At a time when past history and present economic trends prognosticate generally rising wage scales attributable largely to an inflationary cycle, there is no sound reason why the opinion of a qualified expert on that subject should not be made available for the assistance of the jury in appraising damages. Precluding this element from the damage determination would work an injustice upon the survivor, particularly when it is recalled that the verdict awarded the successful plaintiff represents current compensation for future loss.
The difficulty in the present case, however, was not in the trial court's failure to permit the jury to consider an inflation factor, but rather in the exclusion of evidence which was offered to provide expert testimony to guide the jury in its application of inflation to the verdict. We conclude that the jury should, within limitations stated hereinafter, have had the benefit of expert testimony on inflation to provide them with informed guidelines in assessing the effect of future wage increases on plaintiff's losses.
The problem of the effect of inflation upon damage awards is not a new one, but in the past the question has usually come before the courts either in the context of permitting the jury in the first instance to consider it in fixing damages, or in recognizing changes in the purchasing power of the dollar in reviewing verdicts. See generally Annotation, "Changes in the cost of living or in the purchasing power of money as affecting damages for personal injuries or death," 12 A.L.R. 2d 611 (1950); Note, 48 Colum. L. Rev. 264 (1948).*fn7 See Andryishyn v. Ballinger, 61 N.J. Super. 386 [67 NJ Page 476] (App. Div. 1960), certif. den., 33 N.J. 120 (1960) where the court observed that, in general, damages must be left to the discretion of the jury, "and the value of the award must be appraised in light of existing economic conditions." Id. at 393. See also Cermak v. Hertz Corp., 53 N.J. Super. 455, 465 (App. Div. 1958), aff'd per curiam, 28 N.J. 568 (1959); Cabakov v. Thatcher, 37 N.J. Super. 249, 258 (App. Div. 1955); Paparazzo v. Perkel, 16 N.J. Super. 128, 133 (App. Div. 1951); Moore v. Public Service Coordinated Transport, 15 N.J. Super. 499, 512 (App. Div. 1951); Dandrea v. Centofante, 13 N.J. Super. 445, 447 (App. Div. 1951); Bardack v. Extract, 13 N.J. Super. 350, 356 (App. Div. 1951); Nusser v. United Parcel Service, 3 N.J. Super. 64, 69-70 (App. Div. 1949); Bowes v. Public Service Ry., 94 N.J.L. 378, 379 (Sup. Ct. 1920); Clifford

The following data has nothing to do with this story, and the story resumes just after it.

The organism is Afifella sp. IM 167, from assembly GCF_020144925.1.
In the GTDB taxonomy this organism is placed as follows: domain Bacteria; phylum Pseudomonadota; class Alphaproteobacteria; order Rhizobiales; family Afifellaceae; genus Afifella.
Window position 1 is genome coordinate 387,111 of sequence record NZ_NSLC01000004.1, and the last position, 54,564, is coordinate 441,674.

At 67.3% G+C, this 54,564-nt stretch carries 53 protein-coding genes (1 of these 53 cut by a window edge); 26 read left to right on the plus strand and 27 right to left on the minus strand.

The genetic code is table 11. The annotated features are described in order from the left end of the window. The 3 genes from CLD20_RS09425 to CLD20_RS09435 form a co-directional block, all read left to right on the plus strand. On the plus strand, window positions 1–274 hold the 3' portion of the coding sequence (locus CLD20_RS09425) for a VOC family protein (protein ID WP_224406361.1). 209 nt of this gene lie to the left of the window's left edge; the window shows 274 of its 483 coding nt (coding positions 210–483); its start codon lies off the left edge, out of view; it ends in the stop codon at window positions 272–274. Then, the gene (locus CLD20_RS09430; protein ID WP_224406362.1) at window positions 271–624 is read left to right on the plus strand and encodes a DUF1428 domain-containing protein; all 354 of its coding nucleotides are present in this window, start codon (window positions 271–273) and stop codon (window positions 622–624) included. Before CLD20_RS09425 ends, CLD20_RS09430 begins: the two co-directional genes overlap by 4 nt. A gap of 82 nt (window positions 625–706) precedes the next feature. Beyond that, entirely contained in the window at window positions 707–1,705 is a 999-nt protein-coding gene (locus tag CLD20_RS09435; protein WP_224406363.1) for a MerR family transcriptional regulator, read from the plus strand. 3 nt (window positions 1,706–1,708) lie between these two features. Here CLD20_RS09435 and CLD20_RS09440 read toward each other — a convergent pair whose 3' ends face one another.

Although inflation has thus often been recognized in a general way in fixing or reviewing damage awards, attempts to introduce expert testimony to provide guidelines for evaluating its impact on future pecuniary loss is a relatively recent development, one which has been applauded by several commentators. One of the leading writers on the subject of wrongful death, for example, has argued:
See also Leonard, "Future Economic Value in Wrongful Death Litigation," 30 Ohio State L.J. 502 (1969).*fn8
The principal argument against the admission of expert testimony on the relationship between future inflationary trends and the claimant's pecuniary losses is the assertion that the ...